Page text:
BUDAPEST — In show of defiance and solidarity, Hungarian filmmakers hosted the 43rd Hungarian Film Week on Feb. 3-5, using the nation’s premier festival to gather international support for Hungary’s struggling moviemaking industry.
Held in two cinemas in Budapest, this was the first time in memory the event was not directly backed by the Hungarian state.
According to Bela Tarr, president of the sponsoring Hungarian Filmmakers Assn, the fest was held to show the world “that Hungarian film is alive.”
Hungary’s troubled domestic cinema industry has languished amid the economic crisis in Hungary and Europe.
“Our budget for the festival was zero,” says Tarr, one of Hungary’s most notable film auteurs. “We had no state support. Everything was free. Everything was volunteer. It was a filmmakers’ event.”
The fest was also used as a platform for European filmmakers to lend support for their Hungarian brethren in a nation known for auteurs such as Alexander Korda, Istvan Szabo and Miklos Jancso.
On Feb. 3, the festival’s opening day, a slate of Europe’s top festival directors, including Dieter Kosslick (Berlin), Thierry Fremaux (Cannes) and Daniela Michel (Morelia), as well as Michel Reilhac, director of feature films at ARTE-France, and held a press conference to voice support for the autonomy of Hungarian film and the protection of the art of cinema.
The panel expressed opposition for recently passed film legislation in Hungary that changes the way public funds are allocated to domestic films, and the criteria for selection.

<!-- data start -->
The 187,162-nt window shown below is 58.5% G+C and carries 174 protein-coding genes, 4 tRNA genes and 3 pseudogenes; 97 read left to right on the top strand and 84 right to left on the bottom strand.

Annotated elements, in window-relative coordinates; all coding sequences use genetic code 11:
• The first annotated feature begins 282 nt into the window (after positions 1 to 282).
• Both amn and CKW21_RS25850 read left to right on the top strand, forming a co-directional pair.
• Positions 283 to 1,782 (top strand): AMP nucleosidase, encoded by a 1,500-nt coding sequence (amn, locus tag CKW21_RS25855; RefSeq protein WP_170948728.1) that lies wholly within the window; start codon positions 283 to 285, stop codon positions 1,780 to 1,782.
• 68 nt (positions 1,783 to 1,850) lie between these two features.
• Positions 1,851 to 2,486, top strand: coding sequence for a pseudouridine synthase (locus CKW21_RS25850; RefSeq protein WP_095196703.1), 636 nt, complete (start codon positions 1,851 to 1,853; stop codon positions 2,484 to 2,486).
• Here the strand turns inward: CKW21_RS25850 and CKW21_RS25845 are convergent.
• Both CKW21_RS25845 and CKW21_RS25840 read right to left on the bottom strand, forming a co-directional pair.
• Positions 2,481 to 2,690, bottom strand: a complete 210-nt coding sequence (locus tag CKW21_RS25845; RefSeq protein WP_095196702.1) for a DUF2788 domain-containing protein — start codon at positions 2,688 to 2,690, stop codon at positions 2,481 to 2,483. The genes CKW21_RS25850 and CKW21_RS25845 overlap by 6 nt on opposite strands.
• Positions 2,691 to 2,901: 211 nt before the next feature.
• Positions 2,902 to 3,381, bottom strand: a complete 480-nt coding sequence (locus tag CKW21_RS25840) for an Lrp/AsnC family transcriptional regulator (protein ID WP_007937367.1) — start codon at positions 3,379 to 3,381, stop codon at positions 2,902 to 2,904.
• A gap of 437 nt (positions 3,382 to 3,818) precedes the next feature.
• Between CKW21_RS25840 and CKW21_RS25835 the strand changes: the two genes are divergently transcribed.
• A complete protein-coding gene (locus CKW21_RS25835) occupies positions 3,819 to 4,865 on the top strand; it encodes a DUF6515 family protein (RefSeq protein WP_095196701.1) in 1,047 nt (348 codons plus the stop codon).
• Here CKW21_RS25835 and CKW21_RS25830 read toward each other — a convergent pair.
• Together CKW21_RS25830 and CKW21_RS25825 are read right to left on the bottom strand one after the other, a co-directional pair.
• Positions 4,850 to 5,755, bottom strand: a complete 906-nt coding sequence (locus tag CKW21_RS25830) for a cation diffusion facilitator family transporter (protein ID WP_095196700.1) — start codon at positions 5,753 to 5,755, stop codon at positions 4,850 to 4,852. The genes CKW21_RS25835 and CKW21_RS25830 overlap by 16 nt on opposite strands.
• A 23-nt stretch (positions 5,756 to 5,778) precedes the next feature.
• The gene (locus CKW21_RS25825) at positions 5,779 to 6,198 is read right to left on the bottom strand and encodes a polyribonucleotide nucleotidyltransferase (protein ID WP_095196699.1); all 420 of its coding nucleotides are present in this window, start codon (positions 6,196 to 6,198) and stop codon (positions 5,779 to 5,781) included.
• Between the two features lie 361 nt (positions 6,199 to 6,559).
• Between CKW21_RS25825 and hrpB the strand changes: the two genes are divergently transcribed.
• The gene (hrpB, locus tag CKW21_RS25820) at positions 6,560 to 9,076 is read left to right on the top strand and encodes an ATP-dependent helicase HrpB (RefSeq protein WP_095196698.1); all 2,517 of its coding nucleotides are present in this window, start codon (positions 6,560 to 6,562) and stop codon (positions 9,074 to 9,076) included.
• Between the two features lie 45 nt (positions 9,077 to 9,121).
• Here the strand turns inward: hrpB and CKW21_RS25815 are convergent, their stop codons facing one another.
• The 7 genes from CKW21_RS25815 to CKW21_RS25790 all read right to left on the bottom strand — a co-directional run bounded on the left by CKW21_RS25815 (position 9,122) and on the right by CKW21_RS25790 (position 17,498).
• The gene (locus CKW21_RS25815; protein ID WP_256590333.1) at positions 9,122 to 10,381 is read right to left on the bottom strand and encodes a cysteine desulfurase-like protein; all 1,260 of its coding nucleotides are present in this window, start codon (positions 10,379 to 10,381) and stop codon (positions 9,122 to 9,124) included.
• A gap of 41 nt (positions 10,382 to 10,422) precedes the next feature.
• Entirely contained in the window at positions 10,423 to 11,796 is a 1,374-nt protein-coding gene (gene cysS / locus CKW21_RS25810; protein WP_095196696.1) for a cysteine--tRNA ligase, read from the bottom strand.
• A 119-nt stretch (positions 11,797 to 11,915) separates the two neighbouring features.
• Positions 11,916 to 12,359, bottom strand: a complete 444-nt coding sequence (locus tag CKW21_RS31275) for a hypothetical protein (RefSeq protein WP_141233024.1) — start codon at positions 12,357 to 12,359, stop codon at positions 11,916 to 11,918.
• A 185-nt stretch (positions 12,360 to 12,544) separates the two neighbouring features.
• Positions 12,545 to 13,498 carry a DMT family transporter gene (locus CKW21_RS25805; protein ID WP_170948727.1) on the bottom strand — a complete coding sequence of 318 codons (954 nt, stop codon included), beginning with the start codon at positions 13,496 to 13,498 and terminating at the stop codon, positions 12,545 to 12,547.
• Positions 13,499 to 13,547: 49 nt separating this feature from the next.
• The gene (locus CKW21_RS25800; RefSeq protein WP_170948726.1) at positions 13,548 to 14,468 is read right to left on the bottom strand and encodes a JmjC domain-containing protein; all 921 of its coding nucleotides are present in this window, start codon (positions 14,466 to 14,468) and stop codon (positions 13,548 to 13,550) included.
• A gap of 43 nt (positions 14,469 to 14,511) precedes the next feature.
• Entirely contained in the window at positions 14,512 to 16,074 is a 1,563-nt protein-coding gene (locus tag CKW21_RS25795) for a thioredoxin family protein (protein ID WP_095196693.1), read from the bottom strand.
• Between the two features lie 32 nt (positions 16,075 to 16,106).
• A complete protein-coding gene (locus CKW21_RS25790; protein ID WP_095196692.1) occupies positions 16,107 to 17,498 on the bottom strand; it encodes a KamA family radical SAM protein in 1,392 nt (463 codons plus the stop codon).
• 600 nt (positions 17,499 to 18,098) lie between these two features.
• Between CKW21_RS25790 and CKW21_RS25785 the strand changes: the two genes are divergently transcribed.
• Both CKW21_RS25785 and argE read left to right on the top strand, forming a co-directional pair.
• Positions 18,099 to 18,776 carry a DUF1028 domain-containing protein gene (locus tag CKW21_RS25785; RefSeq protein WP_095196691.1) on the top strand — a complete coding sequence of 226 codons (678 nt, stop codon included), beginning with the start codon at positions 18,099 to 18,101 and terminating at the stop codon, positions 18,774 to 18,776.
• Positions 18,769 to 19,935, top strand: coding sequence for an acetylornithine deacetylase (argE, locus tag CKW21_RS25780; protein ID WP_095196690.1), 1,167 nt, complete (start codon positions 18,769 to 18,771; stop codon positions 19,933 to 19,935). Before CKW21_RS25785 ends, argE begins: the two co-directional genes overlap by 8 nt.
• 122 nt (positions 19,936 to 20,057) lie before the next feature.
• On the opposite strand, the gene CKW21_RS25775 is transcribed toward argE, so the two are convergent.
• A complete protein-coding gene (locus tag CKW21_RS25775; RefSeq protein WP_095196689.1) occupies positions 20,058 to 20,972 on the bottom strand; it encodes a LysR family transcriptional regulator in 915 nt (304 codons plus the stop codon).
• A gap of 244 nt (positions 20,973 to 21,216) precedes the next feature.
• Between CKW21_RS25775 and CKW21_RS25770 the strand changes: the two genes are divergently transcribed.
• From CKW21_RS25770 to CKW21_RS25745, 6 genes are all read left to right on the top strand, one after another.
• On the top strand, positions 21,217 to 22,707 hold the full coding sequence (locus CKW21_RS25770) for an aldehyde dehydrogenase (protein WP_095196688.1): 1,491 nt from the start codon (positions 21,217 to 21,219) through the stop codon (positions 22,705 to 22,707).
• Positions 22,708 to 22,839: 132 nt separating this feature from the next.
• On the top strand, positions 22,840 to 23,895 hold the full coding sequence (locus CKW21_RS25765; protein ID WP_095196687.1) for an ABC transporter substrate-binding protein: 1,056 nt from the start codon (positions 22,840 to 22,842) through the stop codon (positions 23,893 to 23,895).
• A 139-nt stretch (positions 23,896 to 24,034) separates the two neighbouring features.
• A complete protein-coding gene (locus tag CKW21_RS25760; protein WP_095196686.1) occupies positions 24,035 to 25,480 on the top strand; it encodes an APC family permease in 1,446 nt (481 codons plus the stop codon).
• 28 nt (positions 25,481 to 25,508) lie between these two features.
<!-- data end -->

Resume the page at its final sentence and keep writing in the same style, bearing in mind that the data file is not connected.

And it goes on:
The drafting of the current law was overseen by Hungarian-born Hollywood producer Andrew G. Vajna, who told Variety shortly after the legislation’s passage his intention was to bring transparency to the state film funding process.
Europe’s fest directors criticized the new system for “a possible tendency to favor show business-like productions (i.e., commercial movies) while neglecting important segments of filmmaking (traditional art films.)”
Although Vajna told Variety he hoped Hungarian films would become more audience-friendly, the most recent projects to receive state funding through the fund appear to be traditional art projects, and include a movie to be directed by Film Week prize-winning director Janos Szasz as well as projects involving Hungarian auteurs Gabor Dettre and Karoly Ujj Meszaros.
Hungarian film may be struggling during these dire economic times, but the weekend fest revealed that the local audience is still behind it. Tarr announced that as many as 10,000 moviegoers attended the three days of screenings in Budapest’s Urania and Toldi cinemas.
In contrast with previous years, no competition was held for the 10 feature films screened, which included releases by Szabo (“The Door”), Peter Forgacs (“German Unity@Balaton”), and Sara Cserhalmi (‘Dear Betrayed Friend”).
(Ten is a low number for the fest and organizers say they scrambled to find and screen everything that was available. The 2009 edition had 18 features — the same number as in 2008 — and 31 shorts. This year’s edition also screened three children’s films, 50 documentaries, 30 animated films, nine scientific docs, and 13 shorts.
“Every showing was sold out,” Tarr says. “I think our guests had a good feeling.”
Despite these warm sentiments, the decision of the filmmakers’ association to hold the Film Week during the fest’s traditional pre-Berlin fest slot in early February may spark a fest war in Hungary.
In 2011, the government sponsored a Film Week in May just days before the opening of the Cannes film fest.
Tarr cautions that if the government opts to hold a festival next May, it cannot use the Film Week name without permission. “The owner of the copyright for the Film Week is our association,” Tarr says. “Only we have the rights to it.”
But Tarr added that no festivals are on the horizon in Hungary unless film production gears up soon. “If you want a national film week, one needs films,” Tarr says. “And to appear next year, the films need to be shot now. But now no one is shooting.”